Cerro Pedernal. Courtesy photo
Hikers can take a step back in time and explore one of the earliest mineral deposits worked by prehistoric man in North America.
Join geologist Patrick Rowe Saturday, June 20 to explore Cerro Pedernal, a prominent landmark in the Chama Valley, rich in both beauty and history. The Cerro Pedernal is narrow mesa, capped by volcanic rock and containing the outcrops of the bedded Pedernal Chert Member of the Abiquiu Tuff several hundred feet below its flat summit. Artifacts made of Pedernal Chert have been found hundreds of miles from its source.
Some of these date back to the earliest human occupation of northern New Mexico, 10,000 or 11,000 years ago, while other artifacts belong to the 20th century. The steep mountain slopes, the canyons and the meadows, and the hummocky landslide areas of Cerro Pedernal all contain evidence of the quarries, work-shops, and camps of the American Indian.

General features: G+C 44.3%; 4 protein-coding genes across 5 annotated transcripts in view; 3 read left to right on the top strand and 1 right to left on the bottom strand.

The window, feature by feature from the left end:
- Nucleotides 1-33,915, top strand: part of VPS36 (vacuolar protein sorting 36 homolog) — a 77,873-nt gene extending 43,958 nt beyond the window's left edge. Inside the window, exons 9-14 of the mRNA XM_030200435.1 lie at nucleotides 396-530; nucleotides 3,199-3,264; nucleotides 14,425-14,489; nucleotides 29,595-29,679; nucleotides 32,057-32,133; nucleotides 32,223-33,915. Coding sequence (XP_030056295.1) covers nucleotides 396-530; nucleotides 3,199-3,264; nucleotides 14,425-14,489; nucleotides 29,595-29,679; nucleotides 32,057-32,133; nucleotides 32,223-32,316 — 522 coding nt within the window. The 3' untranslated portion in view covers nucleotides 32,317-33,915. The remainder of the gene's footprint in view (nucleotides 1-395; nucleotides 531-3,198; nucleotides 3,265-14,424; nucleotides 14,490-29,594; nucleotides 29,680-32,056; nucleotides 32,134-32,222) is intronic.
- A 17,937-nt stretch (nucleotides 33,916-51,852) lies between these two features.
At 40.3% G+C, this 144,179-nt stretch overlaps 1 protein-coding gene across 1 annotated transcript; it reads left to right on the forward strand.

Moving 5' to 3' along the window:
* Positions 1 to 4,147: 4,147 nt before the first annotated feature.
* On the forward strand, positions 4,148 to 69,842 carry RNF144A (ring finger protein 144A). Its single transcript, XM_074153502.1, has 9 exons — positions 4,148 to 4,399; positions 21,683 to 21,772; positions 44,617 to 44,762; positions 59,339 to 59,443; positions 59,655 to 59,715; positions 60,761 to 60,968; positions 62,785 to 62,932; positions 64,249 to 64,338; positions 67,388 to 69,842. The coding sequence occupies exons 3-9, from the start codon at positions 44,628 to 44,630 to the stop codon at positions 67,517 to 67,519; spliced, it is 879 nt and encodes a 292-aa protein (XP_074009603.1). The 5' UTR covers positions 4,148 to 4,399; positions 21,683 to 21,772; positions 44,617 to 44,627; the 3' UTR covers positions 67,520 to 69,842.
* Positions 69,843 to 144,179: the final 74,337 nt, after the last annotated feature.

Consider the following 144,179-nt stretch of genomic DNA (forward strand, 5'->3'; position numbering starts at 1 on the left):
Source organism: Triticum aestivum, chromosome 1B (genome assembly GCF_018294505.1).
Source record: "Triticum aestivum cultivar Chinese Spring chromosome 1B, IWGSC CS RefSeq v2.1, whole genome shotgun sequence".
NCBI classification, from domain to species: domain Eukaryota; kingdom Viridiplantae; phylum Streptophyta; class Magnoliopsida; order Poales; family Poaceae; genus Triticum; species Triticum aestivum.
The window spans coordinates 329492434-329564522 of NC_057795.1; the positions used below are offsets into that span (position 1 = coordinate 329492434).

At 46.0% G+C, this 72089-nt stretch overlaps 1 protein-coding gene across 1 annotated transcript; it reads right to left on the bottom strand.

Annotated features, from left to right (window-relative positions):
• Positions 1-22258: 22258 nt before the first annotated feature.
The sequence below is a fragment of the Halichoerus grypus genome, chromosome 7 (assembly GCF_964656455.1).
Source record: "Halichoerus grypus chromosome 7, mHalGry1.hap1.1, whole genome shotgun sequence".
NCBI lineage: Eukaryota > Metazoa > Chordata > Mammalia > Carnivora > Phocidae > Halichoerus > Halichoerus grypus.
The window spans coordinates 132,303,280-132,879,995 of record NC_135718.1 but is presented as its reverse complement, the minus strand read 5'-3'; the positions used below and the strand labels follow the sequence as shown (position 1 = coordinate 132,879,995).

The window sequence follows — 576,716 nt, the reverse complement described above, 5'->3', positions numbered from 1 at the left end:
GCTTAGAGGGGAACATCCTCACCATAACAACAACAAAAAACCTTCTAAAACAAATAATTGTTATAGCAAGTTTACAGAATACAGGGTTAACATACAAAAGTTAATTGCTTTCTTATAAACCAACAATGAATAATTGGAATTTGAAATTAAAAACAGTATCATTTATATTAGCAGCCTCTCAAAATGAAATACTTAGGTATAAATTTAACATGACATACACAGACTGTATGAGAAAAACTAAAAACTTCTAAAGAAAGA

In Spanish, “pedernal” means flint, or a variety of quartz, compact with conchoidal fracture and translucent edges. It is not known when the mountain received its Spanish name, but in 1696, according to Father Velez de Escalante, the “rebellious Tewas, having deserted their pueblos, withdrew to the mountains, some to the cerro de los Pedernales (Pedernal Mountain) which is to the west side of the Chama River, beyond Abiquiu …”. The Indian name for Cerro Pedernal is Tsiping, or “flaking stone” mountain.
This event is free, but advance registration is required. Please note that this outing is limited to 30 people. Meet at 9 a.m. at the Nature Center.
For more information about this and other PEEC programs, visit http://www.peecnature.org./ email email@example.com or call 505.662.0460.